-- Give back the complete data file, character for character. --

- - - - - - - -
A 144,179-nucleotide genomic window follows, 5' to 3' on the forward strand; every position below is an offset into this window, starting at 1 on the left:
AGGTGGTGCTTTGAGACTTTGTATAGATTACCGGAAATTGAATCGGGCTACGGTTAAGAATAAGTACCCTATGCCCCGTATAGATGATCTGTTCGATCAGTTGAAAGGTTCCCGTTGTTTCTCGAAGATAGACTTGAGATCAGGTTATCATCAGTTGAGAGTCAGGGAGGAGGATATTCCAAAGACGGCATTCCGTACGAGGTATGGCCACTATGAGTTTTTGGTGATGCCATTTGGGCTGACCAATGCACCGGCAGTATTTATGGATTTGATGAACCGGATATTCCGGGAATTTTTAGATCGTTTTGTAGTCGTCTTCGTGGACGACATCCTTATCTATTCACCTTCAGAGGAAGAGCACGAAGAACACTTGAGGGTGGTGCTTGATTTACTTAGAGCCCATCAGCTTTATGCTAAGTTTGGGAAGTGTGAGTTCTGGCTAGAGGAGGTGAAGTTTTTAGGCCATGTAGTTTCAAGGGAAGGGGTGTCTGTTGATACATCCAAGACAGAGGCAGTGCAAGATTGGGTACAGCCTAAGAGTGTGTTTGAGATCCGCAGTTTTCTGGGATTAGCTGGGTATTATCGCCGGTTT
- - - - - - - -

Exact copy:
A 144,179-nucleotide genomic window follows, 5' to 3' on the forward strand; every position below is an offset into this window, starting at 1 on the left:
AGGTGGTGCTTTGAGACTTTGTATAGATTACCGGAAATTGAATCGGGCTACGGTTAAGAATAAGTACCCTATGCCCCGTATAGATGATCTGTTCGATCAGTTGAAAGGTTCCCGTTGTTTCTCGAAGATAGACTTGAGATCAGGTTATCATCAGTTGAGAGTCAGGGAGGAGGATATTCCAAAGACGGCATTCCGTACGAGGTATGGCCACTATGAGTTTTTGGTGATGCCATTTGGGCTGACCAATGCACCGGCAGTATTTATGGATTTGATGAACCGGATATTCCGGGAATTTTTAGATCGTTTTGTAGTCGTCTTCGTGGACGACATCCTTATCTATTCACCTTCAGAGGAAGAGCACGAAGAACACTTGAGGGTGGTGCTTGATTTACTTAGAGCCCATCAGCTTTATGCTAAGTTTGGGAAGTGTGAGTTCTGGCTAGAGGAGGTGAAGTTTTTAGGCCATGTAGTTTCAAGGGAAGGGGTGTCTGTTGATACATCCAAGACAGAGGCAGTGCAAGATTGGGTACAGCCTAAGAGTGTGTTTGAGATCCGCAGTTTTCTGGGATTAGCTGGGTATTATCGCCGGTTT